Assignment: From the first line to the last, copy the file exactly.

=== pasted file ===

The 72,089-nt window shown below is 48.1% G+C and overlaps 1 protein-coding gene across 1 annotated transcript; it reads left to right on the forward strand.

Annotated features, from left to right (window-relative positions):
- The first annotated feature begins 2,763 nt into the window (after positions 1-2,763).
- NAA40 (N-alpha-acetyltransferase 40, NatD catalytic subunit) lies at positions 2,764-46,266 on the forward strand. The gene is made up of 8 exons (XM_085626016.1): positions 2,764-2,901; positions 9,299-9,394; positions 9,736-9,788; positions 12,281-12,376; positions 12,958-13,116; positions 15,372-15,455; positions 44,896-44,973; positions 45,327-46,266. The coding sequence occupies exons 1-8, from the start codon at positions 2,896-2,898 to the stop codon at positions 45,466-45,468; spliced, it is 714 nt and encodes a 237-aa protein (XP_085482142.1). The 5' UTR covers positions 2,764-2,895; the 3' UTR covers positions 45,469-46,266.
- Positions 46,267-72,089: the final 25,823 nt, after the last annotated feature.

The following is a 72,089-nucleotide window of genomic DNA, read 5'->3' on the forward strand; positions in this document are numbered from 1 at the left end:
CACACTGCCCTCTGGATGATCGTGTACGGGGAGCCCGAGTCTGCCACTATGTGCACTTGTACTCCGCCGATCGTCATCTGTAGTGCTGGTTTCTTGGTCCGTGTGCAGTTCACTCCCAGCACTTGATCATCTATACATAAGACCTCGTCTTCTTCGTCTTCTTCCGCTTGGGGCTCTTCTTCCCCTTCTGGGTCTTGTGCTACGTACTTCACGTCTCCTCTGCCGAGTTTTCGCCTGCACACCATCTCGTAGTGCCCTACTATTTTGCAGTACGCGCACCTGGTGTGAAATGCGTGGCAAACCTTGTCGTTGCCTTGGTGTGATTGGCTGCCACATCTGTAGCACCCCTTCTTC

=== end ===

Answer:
The 72,089-nt window shown below is 48.1% G+C and overlaps 1 protein-coding gene across 1 annotated transcript; it reads left to right on the forward strand.

Annotated features, from left to right (window-relative positions):
- The first annotated feature begins 2,763 nt into the window (after positions 1-2,763).
- NAA40 (N-alpha-acetyltransferase 40, NatD catalytic subunit) lies at positions 2,764-46,266 on the forward strand. The gene is made up of 8 exons (XM_085626016.1): positions 2,764-2,901; positions 9,299-9,394; positions 9,736-9,788; positions 12,281-12,376; positions 12,958-13,116; positions 15,372-15,455; positions 44,896-44,973; positions 45,327-46,266. The coding sequence occupies exons 1-8, from the start codon at positions 2,896-2,898 to the stop codon at positions 45,466-45,468; spliced, it is 714 nt and encodes a 237-aa protein (XP_085482142.1). The 5' UTR covers positions 2,764-2,895; the 3' UTR covers positions 45,469-46,266.
- Positions 46,267-72,089: the final 25,823 nt, after the last annotated feature.

The following is a 72,089-nucleotide window of genomic DNA, read 5'->3' on the forward strand; positions in this document are numbered from 1 at the left end:
CACACTGCCCTCTGGATGATCGTGTACGGGGAGCCCGAGTCTGCCACTATGTGCACTTGTACTCCGCCGATCGTCATCTGTAGTGCTGGTTTCTTGGTCCGTGTGCAGTTCACTCCCAGCACTTGATCATCTATACATAAGACCTCGTCTTCTTCGTCTTCTTCCGCTTGGGGCTCTTCTTCCCCTTCTGGGTCTTGTGCTACGTACTTCACGTCTCCTCTGCCGAGTTTTCGCCTGCACACCATCTCGTAGTGCCCTACTATTTTGCAGTACGCGCACCTGGTGTGAAATGCGTGGCAAACCTTGTCGTTGCCTTGGTGTGATTGGCTGCCACATCTGTAGCACCCCTTCTTC